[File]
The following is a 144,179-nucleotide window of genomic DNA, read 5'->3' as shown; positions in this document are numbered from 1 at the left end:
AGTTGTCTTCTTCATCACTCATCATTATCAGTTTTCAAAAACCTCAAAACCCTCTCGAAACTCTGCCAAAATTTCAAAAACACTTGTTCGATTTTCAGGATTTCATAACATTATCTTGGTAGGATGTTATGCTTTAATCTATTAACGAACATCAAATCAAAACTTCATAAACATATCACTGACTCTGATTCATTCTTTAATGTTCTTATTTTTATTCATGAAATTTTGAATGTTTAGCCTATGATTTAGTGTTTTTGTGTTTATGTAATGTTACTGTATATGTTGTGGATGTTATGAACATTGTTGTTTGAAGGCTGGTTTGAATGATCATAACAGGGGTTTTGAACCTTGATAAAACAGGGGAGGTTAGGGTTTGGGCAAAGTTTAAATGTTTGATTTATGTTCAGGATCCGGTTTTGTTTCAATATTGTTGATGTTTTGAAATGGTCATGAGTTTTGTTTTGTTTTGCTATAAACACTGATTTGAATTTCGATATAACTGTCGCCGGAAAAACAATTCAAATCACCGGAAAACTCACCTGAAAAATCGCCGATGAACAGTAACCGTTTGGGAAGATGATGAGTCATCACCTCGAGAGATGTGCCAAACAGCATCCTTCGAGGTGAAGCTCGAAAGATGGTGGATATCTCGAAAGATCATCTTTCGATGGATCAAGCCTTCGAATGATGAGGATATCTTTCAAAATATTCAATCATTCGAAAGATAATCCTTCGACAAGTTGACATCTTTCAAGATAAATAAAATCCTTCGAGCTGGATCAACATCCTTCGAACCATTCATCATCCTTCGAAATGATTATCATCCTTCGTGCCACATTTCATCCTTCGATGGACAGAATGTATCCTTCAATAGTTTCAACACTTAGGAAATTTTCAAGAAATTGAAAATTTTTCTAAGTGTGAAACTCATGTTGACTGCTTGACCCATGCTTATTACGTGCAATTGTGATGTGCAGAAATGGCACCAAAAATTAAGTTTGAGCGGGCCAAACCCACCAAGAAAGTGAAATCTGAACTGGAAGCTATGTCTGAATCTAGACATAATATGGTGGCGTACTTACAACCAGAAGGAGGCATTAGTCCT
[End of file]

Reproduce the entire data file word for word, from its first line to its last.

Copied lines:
The following is a 144,179-nucleotide window of genomic DNA, read 5'->3' as shown; positions in this document are numbered from 1 at the left end:
AGTTGTCTTCTTCATCACTCATCATTATCAGTTTTCAAAAACCTCAAAACCCTCTCGAAACTCTGCCAAAATTTCAAAAACACTTGTTCGATTTTCAGGATTTCATAACATTATCTTGGTAGGATGTTATGCTTTAATCTATTAACGAACATCAAATCAAAACTTCATAAACATATCACTGACTCTGATTCATTCTTTAATGTTCTTATTTTTATTCATGAAATTTTGAATGTTTAGCCTATGATTTAGTGTTTTTGTGTTTATGTAATGTTACTGTATATGTTGTGGATGTTATGAACATTGTTGTTTGAAGGCTGGTTTGAATGATCATAACAGGGGTTTTGAACCTTGATAAAACAGGGGAGGTTAGGGTTTGGGCAAAGTTTAAATGTTTGATTTATGTTCAGGATCCGGTTTTGTTTCAATATTGTTGATGTTTTGAAATGGTCATGAGTTTTGTTTTGTTTTGCTATAAACACTGATTTGAATTTCGATATAACTGTCGCCGGAAAAACAATTCAAATCACCGGAAAACTCACCTGAAAAATCGCCGATGAACAGTAACCGTTTGGGAAGATGATGAGTCATCACCTCGAGAGATGTGCCAAACAGCATCCTTCGAGGTGAAGCTCGAAAGATGGTGGATATCTCGAAAGATCATCTTTCGATGGATCAAGCCTTCGAATGATGAGGATATCTTTCAAAATATTCAATCATTCGAAAGATAATCCTTCGACAAGTTGACATCTTTCAAGATAAATAAAATCCTTCGAGCTGGATCAACATCCTTCGAACCATTCATCATCCTTCGAAATGATTATCATCCTTCGTGCCACATTTCATCCTTCGATGGACAGAATGTATCCTTCAATAGTTTCAACACTTAGGAAATTTTCAAGAAATTGAAAATTTTTCTAAGTGTGAAACTCATGTTGACTGCTTGACCCATGCTTATTACGTGCAATTGTGATGTGCAGAAATGGCACCAAAAATTAAGTTTGAGCGGGCCAAACCCACCAAGAAAGTGAAATCTGAACTGGAAGCTATGTCTGAATCTAGACATAATATGGTGGCGTACTTACAACCAGAAGGAGGCATTAGTCCT